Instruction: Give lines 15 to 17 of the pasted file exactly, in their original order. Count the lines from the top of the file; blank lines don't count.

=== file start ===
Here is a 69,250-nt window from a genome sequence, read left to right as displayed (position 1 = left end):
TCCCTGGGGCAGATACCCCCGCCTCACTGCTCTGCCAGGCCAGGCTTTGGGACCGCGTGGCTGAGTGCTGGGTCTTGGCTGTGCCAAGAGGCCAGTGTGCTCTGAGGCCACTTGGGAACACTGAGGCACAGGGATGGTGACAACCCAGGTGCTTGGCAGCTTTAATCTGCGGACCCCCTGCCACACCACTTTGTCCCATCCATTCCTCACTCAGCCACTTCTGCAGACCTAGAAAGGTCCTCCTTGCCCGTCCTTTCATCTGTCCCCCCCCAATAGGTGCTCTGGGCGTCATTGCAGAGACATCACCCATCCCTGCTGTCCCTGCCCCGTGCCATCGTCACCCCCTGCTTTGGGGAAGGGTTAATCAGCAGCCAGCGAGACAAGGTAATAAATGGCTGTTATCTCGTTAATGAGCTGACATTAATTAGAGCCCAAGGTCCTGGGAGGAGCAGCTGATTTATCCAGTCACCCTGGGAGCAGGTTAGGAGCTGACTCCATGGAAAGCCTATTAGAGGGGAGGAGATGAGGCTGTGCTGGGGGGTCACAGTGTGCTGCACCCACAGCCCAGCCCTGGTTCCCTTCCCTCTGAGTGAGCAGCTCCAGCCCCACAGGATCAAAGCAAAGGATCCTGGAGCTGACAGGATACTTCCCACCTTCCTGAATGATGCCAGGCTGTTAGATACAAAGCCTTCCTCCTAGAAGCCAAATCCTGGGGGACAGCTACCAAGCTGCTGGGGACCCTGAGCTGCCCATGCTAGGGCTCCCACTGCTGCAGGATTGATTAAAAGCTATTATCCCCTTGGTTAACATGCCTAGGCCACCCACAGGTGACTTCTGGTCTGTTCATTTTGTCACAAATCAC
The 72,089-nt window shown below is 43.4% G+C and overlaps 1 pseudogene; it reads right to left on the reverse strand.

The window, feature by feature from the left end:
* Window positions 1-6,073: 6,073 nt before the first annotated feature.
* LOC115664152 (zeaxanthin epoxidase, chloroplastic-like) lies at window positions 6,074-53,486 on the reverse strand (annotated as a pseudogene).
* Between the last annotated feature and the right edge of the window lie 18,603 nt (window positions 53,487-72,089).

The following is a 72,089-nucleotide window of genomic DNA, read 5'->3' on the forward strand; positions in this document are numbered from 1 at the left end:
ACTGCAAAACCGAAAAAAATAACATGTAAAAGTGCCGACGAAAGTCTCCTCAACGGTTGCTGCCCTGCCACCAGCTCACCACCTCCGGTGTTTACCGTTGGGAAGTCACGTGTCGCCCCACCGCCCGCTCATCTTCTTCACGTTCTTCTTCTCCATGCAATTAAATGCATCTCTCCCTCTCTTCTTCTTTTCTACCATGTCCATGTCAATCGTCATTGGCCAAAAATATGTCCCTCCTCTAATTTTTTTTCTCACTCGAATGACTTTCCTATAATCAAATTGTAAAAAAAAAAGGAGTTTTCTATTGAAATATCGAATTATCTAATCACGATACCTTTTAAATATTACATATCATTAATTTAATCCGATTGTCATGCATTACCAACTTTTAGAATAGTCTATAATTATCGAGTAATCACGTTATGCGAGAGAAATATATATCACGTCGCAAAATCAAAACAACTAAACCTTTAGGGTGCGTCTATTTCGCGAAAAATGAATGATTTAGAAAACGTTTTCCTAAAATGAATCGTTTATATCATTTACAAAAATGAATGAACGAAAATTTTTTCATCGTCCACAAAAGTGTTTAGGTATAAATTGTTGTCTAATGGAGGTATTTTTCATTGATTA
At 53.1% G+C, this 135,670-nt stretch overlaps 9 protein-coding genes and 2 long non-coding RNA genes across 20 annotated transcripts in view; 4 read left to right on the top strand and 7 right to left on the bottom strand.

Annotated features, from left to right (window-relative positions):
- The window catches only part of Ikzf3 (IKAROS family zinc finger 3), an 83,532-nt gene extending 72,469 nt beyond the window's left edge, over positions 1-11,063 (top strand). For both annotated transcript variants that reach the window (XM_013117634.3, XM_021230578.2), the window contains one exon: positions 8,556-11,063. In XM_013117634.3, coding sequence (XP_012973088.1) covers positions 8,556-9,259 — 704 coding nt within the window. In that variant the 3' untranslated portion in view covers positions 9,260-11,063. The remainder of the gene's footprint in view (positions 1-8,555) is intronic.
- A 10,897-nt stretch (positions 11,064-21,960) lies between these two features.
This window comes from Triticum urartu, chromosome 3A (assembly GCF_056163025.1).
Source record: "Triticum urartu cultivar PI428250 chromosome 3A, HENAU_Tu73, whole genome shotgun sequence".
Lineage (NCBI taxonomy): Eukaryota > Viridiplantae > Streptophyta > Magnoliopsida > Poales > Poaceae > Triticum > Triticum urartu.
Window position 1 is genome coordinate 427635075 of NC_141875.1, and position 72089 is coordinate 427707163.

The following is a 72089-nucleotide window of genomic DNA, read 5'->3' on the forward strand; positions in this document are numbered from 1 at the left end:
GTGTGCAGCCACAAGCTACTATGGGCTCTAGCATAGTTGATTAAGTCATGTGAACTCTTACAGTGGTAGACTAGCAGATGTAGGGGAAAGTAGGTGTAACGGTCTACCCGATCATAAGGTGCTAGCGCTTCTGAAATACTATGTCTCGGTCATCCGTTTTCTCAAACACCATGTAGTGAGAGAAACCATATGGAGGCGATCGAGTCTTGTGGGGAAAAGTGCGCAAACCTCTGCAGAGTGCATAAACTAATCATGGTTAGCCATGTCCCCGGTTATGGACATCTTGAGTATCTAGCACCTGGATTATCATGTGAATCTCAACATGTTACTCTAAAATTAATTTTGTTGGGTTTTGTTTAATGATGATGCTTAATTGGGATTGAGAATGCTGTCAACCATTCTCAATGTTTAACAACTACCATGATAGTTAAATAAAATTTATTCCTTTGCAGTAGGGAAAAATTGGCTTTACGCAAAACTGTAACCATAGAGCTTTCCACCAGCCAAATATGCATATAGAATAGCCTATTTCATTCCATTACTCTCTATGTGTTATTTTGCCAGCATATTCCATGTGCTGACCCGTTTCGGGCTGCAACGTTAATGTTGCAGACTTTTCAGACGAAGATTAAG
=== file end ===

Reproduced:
Source record: "Triticum urartu cultivar PI428250 chromosome 3A, HENAU_Tu73, whole genome shotgun sequence".
Lineage (NCBI taxonomy): Eukaryota > Viridiplantae > Streptophyta > Magnoliopsida > Poales > Poaceae > Triticum > Triticum urartu.
Window position 1 is genome coordinate 427635075 of NC_141875.1, and position 72089 is coordinate 427707163.